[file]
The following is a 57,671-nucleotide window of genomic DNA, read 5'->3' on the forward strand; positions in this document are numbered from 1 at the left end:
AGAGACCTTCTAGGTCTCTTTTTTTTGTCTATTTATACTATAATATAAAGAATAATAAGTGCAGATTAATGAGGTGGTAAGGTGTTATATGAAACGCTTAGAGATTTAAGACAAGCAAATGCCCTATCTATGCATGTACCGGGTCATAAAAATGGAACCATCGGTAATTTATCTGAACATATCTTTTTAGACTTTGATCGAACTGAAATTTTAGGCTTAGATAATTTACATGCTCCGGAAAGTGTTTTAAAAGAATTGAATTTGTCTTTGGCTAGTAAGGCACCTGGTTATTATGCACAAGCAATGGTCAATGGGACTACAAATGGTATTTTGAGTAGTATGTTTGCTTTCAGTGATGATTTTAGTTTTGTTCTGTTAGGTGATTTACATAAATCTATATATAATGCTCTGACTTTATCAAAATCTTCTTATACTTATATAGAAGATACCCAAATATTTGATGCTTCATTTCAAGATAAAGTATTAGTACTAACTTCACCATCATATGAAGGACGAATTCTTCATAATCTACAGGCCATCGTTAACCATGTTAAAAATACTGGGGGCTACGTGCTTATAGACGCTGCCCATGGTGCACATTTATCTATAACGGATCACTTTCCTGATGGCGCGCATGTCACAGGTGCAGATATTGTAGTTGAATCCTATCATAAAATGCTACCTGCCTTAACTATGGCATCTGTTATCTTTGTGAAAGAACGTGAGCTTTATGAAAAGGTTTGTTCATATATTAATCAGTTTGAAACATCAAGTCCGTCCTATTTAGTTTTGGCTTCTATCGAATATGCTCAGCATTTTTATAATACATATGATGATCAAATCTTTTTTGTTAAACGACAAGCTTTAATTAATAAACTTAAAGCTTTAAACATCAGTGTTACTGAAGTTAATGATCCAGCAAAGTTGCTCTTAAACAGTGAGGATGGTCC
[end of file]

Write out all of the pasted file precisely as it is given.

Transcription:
The following is a 57,671-nucleotide window of genomic DNA, read 5'->3' on the forward strand; positions in this document are numbered from 1 at the left end:
AGAGACCTTCTAGGTCTCTTTTTTTTGTCTATTTATACTATAATATAAAGAATAATAAGTGCAGATTAATGAGGTGGTAAGGTGTTATATGAAACGCTTAGAGATTTAAGACAAGCAAATGCCCTATCTATGCATGTACCGGGTCATAAAAATGGAACCATCGGTAATTTATCTGAACATATCTTTTTAGACTTTGATCGAACTGAAATTTTAGGCTTAGATAATTTACATGCTCCGGAAAGTGTTTTAAAAGAATTGAATTTGTCTTTGGCTAGTAAGGCACCTGGTTATTATGCACAAGCAATGGTCAATGGGACTACAAATGGTATTTTGAGTAGTATGTTTGCTTTCAGTGATGATTTTAGTTTTGTTCTGTTAGGTGATTTACATAAATCTATATATAATGCTCTGACTTTATCAAAATCTTCTTATACTTATATAGAAGATACCCAAATATTTGATGCTTCATTTCAAGATAAAGTATTAGTACTAACTTCACCATCATATGAAGGACGAATTCTTCATAATCTACAGGCCATCGTTAACCATGTTAAAAATACTGGGGGCTACGTGCTTATAGACGCTGCCCATGGTGCACATTTATCTATAACGGATCACTTTCCTGATGGCGCGCATGTCACAGGTGCAGATATTGTAGTTGAATCCTATCATAAAATGCTACCTGCCTTAACTATGGCATCTGTTATCTTTGTGAAAGAACGTGAGCTTTATGAAAAGGTTTGTTCATATATTAATCAGTTTGAAACATCAAGTCCGTCCTATTTAGTTTTGGCTTCTATCGAATATGCTCAGCATTTTTATAATACATATGATGATCAAATCTTTTTTGTTAAACGACAAGCTTTAATTAATAAACTTAAAGCTTTAAACATCAGTGTTACTGAAGTTAATGATCCAGCAAAGTTGCTCTTAAACAGTGAGGATGGTCC